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Miranda v. Arizona

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David Baroody

on 18 February 2011

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Transcript of Miranda v. Arizona

Ernesto Miranda Born March 9, 1941 – January 31, 1976
Ernesto was a poor Mexican immigrant.
Ernesto moved to Phoneix in the 60's.
In 1963 Ernesto kidnapped, robbed, and raped a young woman in Phoneix, Arizona.
Ernesto was later identifed by the woman. Crime/Charges/Interrogation Once Ernesto was identifed he was arrested and charged with the crime.
Ernesto was then questioned by the police for two hours.
Later in a hand-written letter, he confessed that he had commited the crimes. What The Police Did Not Inform Him The police officers who had questioned Miranda did not inform him of the rights he had under the United States Constitution before the interrogation. Even Though When Miranda was questioned he was well aware of his rights. But because they had never told him his rights he says that his confession should of never counted in the case. The small court ruled in favor of Miranda. But Arizona appealed and it went to The Arizona Supreme Court. Amendment Five Amendment Six States that no person "shall be compelled in any criminal case to be a witness against himself."
(The right against self-incrimination) States that, "In all criminal prosecutions, the accused shall enjoy the right . . . to have the assistance of counsel for his defense."
(The right to an attorney) All Comes Down To This Did this meet constitutional standards for protection of the privilege against self-incrimination and the right to have an attorney present ? The Supreme Court's Desicion In a 5-4 opinion, the Supreme Court ruled in favor of Miranda.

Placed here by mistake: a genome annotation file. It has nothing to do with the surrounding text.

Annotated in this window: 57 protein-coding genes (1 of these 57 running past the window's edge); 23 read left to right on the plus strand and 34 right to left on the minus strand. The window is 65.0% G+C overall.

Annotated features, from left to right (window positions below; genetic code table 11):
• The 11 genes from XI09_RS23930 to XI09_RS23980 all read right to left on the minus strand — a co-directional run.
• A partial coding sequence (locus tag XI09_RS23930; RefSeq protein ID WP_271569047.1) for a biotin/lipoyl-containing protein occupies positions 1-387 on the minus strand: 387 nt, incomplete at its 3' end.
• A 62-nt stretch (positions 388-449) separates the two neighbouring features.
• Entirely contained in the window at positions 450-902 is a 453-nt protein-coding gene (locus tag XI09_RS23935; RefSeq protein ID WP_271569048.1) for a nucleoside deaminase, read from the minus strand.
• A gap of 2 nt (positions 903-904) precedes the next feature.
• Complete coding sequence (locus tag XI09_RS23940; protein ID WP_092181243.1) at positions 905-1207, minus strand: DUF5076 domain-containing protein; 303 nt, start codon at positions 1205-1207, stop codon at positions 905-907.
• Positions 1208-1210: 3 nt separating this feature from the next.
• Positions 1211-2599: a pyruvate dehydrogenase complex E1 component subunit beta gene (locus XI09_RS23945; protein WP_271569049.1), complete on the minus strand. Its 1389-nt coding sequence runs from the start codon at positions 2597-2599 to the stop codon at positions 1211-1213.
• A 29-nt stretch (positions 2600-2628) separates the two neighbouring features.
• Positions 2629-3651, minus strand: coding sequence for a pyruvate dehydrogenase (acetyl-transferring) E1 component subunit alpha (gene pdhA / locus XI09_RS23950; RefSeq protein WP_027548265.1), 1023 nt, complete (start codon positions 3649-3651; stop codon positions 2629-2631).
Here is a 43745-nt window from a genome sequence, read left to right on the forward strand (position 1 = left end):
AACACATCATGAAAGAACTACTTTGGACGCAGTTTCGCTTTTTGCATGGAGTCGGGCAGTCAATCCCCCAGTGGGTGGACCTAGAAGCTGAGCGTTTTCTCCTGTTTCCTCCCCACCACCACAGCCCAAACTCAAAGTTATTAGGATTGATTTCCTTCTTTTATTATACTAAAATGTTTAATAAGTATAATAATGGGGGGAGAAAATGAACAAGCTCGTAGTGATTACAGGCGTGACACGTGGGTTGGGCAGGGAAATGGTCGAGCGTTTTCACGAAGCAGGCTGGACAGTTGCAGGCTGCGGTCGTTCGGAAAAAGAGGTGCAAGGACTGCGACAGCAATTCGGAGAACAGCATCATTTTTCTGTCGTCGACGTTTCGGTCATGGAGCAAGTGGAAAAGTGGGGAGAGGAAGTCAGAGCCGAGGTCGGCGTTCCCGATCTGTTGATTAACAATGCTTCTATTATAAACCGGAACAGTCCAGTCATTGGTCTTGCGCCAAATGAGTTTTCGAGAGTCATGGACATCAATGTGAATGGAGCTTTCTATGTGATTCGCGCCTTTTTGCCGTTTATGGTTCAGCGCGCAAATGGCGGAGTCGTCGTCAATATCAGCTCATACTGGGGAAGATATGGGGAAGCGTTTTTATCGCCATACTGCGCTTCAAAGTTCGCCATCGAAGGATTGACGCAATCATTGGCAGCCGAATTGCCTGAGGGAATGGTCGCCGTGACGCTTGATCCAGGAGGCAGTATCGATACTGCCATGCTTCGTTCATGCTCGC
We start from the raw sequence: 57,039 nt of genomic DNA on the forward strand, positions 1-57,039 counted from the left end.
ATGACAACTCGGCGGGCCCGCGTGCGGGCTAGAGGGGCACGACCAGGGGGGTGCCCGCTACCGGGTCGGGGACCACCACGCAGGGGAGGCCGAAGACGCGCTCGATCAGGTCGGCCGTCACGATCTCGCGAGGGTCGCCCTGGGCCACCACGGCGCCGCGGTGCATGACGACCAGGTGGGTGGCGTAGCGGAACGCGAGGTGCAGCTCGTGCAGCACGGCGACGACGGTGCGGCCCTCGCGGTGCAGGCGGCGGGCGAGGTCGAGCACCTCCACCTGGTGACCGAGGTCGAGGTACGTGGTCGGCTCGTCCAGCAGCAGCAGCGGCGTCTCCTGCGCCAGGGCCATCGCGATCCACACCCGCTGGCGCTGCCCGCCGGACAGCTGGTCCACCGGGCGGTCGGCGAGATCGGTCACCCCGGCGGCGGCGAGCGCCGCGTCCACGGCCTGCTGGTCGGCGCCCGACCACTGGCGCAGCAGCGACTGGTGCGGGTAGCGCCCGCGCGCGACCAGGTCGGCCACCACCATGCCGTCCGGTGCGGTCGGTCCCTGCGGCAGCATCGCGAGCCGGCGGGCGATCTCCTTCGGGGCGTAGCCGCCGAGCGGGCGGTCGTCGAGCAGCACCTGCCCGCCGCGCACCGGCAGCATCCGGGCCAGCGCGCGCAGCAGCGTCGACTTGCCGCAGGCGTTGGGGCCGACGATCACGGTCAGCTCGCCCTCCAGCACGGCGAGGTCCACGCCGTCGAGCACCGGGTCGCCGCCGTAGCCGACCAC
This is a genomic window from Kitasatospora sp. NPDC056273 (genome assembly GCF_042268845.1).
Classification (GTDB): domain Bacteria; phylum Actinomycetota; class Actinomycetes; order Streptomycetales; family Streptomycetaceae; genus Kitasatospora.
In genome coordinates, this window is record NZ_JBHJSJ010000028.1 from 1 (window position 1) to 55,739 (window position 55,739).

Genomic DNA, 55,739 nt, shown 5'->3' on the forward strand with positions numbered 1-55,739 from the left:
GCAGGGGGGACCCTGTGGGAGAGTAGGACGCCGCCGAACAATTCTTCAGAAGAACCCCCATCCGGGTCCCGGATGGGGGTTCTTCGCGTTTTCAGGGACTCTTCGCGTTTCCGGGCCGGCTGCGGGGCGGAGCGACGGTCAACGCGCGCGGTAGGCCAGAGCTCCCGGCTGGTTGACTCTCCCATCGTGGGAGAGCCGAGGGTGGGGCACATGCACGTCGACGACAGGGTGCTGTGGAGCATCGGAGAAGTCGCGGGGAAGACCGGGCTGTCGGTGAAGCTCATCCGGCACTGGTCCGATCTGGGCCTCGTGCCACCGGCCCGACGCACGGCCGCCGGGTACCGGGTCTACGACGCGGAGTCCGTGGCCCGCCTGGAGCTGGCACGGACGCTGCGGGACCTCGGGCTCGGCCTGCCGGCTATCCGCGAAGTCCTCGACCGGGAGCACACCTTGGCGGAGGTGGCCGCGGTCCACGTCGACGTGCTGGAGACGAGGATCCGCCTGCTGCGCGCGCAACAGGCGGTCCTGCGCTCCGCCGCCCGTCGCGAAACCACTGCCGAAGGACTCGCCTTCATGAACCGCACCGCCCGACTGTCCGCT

Saying that, "Defendants arrested under state law must be informed of their constitutional rights against self-incrimination and to representation by an attorney before being interrogated when in police custody."
(Police must ensure that defendants are aware of their rights before they are interrogated).

One, "You have the right to remain silent."
Two, "Anything you say can and will be used against you in a court of law."
Three,"You have the right to speak to an attorney, and to have an attorney present during any questioning."
Four, "If you cannot afford a lawyer, one will be provided for you at government expense."
Five, "Do you understand?" What The Police Must Inform Suspects What Was Argued A man by the name of Justice Harlan argued the desicion saying that it would be, "reducing the number of confessions police would be able to obtain." And also said "Too great to call the new rules anything but a hazardous experimentation.” Saying that crimes in todays society are to great to have these experiments in the way. But Miranda Thought... Well What if i didnt know my rights?
How would that be fare? Miranda v. Arizona Credits:

(1966) The Arizona Supreme Court In The Arizona Supreme Court they ruled in favor of Arizona, saying that his confession does count in the case. But Miranda then appealed the case. Now To The Supreme Court
Full transcript